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Clinical and Research News
Patients Need Help With Unexplained Symptoms
Psychiatric News
Volume 41 Number 22 page 20-21

Between 25 percent and 50 percent of primary care visits include some discussion of symptoms that the physician cannot explain with a conventional medical diagnosis. These medically unexplained symptoms are the "bane of modern medicine," but the primary care system is not equipped to handle such complaints, according to Javier I. Escobar, M.D.

Escobar is a professor and chair of the Department of Psychiatry at the University of Medicine and Dentistry of the New Jersey Robert Wood Johnson Medical School in Piscataway, N.J.

These symptoms are probably less the result of conditions unknown to medical science than to some form of psycho-social distress, said Escobar in an interview. Physicians generally try to allay the concerns of such patients by telling them that their symptoms are not the result of some physical illness. However, such verbal reassurance does not seem helpful with these patients.

A new study says that such attempts at reassurance may not work because patients appear to recall doctors' conclusions selectively. The study examined responses of 85 subjects to fictional audiotaped reports describing a medical situation, a social situation, and a "neutral" situation involving a car crash. The subjects were divided into a somatization group (with unclear medical symptoms), a clinical control group with major depression, and a healthy control group. A group with confirmed medical disorders was not included. Subjects were asked to rate the likelihood of a medical explanation of the symptoms described in the tapes.

The study was conducted by Winfreid Rief, Andrea Maren Heitmuller, Katja Reisberg, and Heinz Ruddel of the Department of Clinical Psychology at the University of Marburg, Germany, and appeared in the August online journal Plos Medicine.

All three groups exhibited the same general memory ability, but the patients with medically unexplained symptoms overestimated the likelihood of medical causes of symptoms, said the authors. "This bias in remembering likelihood estimates was found only for the medical report situation, not for the social or neutral situation."

The differences between the groups were modest but statistically significant. About 15 percent of patients with unexplained symptoms saw a medical explanation of the events, compared with 10 percent of the depressed subjects and 5 percent of the healthy controls.

The results indicate that patients with unexplained symptoms have a memory bias that overestimates the probabilities of causes they hear during visits to the doctor.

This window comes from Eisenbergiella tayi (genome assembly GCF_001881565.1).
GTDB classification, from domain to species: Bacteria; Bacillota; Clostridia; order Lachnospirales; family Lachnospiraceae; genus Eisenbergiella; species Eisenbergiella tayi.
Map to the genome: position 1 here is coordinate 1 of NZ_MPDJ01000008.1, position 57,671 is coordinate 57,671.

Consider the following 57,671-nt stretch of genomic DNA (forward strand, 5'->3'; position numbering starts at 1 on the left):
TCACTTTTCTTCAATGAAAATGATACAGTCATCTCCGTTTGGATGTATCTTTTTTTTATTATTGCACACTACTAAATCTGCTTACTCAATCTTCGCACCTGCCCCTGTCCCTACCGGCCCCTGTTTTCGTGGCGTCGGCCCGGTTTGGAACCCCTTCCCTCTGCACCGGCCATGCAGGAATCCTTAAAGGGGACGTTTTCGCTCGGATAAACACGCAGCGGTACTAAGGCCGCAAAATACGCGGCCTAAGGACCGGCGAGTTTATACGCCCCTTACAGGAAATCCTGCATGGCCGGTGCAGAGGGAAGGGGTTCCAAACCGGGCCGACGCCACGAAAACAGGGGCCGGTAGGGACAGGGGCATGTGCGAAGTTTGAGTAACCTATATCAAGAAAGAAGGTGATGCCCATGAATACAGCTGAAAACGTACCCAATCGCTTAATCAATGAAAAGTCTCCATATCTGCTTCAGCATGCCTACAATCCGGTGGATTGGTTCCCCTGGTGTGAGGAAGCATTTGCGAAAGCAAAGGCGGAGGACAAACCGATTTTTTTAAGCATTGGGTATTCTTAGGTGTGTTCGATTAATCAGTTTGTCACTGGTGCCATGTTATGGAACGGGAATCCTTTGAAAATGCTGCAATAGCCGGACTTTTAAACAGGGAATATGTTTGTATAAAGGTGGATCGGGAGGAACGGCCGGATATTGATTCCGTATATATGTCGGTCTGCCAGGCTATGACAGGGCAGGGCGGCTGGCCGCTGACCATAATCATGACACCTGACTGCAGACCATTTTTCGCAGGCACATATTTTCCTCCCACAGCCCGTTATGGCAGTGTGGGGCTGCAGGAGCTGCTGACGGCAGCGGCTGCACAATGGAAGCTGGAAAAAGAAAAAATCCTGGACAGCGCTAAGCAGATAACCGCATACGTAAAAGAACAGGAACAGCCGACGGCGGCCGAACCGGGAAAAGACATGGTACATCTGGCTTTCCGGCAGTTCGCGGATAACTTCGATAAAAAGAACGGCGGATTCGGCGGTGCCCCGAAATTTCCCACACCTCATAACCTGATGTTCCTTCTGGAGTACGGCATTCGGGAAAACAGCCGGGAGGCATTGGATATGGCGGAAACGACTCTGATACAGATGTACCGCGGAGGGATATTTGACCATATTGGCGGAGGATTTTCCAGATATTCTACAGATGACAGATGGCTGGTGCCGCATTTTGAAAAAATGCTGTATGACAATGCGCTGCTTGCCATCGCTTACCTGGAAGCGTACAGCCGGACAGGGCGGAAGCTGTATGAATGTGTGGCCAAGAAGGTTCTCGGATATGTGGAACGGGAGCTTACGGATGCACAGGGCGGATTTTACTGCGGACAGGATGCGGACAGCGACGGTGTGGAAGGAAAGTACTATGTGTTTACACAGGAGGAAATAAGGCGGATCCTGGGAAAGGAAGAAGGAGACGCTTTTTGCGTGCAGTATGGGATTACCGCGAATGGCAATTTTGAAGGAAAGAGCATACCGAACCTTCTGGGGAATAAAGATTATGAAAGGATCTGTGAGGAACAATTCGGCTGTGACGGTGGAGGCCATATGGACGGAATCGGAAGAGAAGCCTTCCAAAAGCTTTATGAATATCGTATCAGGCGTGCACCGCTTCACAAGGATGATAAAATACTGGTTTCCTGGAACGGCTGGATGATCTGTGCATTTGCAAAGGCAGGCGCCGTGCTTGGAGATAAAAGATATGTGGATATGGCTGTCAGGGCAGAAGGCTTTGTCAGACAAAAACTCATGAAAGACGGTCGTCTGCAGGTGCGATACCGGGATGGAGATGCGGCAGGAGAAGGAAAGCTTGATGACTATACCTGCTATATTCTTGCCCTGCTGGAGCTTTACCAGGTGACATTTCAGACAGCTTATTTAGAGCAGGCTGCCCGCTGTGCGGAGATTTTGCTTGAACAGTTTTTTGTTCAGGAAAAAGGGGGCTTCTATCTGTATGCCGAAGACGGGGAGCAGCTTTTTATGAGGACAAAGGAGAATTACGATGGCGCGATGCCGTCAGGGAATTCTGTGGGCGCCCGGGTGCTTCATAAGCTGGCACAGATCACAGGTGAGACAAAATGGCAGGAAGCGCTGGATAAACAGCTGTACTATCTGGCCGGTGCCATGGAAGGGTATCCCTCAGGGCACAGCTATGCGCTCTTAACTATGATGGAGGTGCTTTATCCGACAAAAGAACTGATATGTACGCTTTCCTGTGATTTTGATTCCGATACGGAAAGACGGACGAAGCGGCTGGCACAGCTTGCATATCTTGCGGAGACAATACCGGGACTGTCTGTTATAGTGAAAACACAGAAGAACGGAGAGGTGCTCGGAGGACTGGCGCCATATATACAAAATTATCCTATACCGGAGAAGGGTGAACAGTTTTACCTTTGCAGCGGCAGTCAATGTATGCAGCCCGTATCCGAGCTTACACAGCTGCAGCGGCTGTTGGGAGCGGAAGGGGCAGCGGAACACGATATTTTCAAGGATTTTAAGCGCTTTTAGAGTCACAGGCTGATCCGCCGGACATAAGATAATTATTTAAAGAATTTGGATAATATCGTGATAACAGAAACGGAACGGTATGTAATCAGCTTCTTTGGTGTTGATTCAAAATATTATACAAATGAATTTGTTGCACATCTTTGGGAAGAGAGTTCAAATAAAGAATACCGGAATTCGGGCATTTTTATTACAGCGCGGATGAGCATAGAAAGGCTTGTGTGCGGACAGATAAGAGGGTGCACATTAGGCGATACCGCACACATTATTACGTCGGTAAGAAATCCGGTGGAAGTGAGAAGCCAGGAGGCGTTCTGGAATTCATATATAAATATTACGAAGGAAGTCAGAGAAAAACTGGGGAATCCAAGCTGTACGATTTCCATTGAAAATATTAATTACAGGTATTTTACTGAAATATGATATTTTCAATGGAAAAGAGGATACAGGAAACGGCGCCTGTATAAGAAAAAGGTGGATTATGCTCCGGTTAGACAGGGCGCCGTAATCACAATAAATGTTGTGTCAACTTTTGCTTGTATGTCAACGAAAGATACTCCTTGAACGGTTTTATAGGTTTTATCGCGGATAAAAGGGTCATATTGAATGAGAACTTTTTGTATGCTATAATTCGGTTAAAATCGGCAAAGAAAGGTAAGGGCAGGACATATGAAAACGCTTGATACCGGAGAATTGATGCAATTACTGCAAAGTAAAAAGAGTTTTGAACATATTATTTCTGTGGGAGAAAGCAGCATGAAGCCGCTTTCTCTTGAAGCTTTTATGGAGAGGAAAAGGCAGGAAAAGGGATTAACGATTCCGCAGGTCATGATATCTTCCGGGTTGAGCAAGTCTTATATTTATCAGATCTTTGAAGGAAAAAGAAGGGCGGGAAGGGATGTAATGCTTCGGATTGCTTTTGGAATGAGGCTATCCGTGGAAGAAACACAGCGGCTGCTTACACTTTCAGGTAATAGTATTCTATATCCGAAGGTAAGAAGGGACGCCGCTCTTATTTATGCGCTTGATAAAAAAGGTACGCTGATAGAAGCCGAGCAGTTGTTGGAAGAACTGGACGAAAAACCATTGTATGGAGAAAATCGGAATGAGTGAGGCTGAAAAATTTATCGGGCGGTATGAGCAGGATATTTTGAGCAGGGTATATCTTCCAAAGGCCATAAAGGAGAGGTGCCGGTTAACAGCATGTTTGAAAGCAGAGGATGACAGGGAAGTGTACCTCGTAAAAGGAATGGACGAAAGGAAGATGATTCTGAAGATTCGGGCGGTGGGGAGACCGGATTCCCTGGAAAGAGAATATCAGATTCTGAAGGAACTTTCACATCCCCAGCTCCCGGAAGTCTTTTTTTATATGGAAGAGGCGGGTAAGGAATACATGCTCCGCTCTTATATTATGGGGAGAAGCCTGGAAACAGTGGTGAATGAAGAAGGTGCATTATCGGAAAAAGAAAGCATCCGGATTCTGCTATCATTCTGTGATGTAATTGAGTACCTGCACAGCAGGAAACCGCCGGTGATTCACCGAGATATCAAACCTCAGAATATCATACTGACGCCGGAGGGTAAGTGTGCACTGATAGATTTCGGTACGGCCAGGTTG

"Our results show that medical reassurance and the presentation of negative test results can lead to patients' remembering overestimated probabilities for medical explanations, especially in patients with unclear somatic complaints," wrote Rief and colleagues. "Check-back questions on what patients have understood from doctors' reports and asking patients for summaries about the provided information could help to detect this memory bias and offer the opportunity to correct the remembered likelihood estimates."

The exigencies of contemporary primary medical care may work against that solution, said Escobar, who also wrote an editorial accompanying the article by Rief and colleagues.

"Primary care people are trained to do quick, seven-minute assessments," said Escobar. When facing unexplained symptoms, they are inclined to tell patients: "There's nothing medically wrong with you."

This is intended to reassure the patient, yet the effect may be just the opposite.

"All patients get is a 21st-century reassurance, a brief mechanical statement that they don't have some medical condition," said Escobar. "I don't think it's really reassuring."

A closer examination of these patients' symptoms might reveal that most meet the criteria for anxiety or depression, he said. Cognitive-behavioral therapy appears to work better than medications or other interventions in this group.

The ideal solution to helping patients with unexplained symptoms, said Escobar, is to make psychiatrists and psychologists available at primary care sites to apply brief, nonpharmacological interventions in the examining room.

His department is trying just that under the terms of a grant from the National Institute on Mental Health, but the problem remains how to do it in the real world. Some systems (like Kaiser-Permanente) have used psychiatric nurses or psychologists in primary care settings to help identify patients with depression, but reimbursement remains a problem in other systems.

"We need to work more closely with primary care physicians and transcend the boundaries of the psychiatric clinic," said Escobar.

"Why Reassurance Fails in Patients With Unexplained Symptoms—An Experimental Investigation of Remembered Probabilities" is posted at<http://medicine.plosjournals.org/perlserv/?request=get-document&doi=10.1371/journal.pmed.0030269>." Does Simple `Reassurance' Work in Patients with Medically Unexplained Physical Symptoms?" is posted at<http://medicine.plosjournals.org/perlserv/?request=get-document&doi=10.1371/journal.pmed.0030313>.

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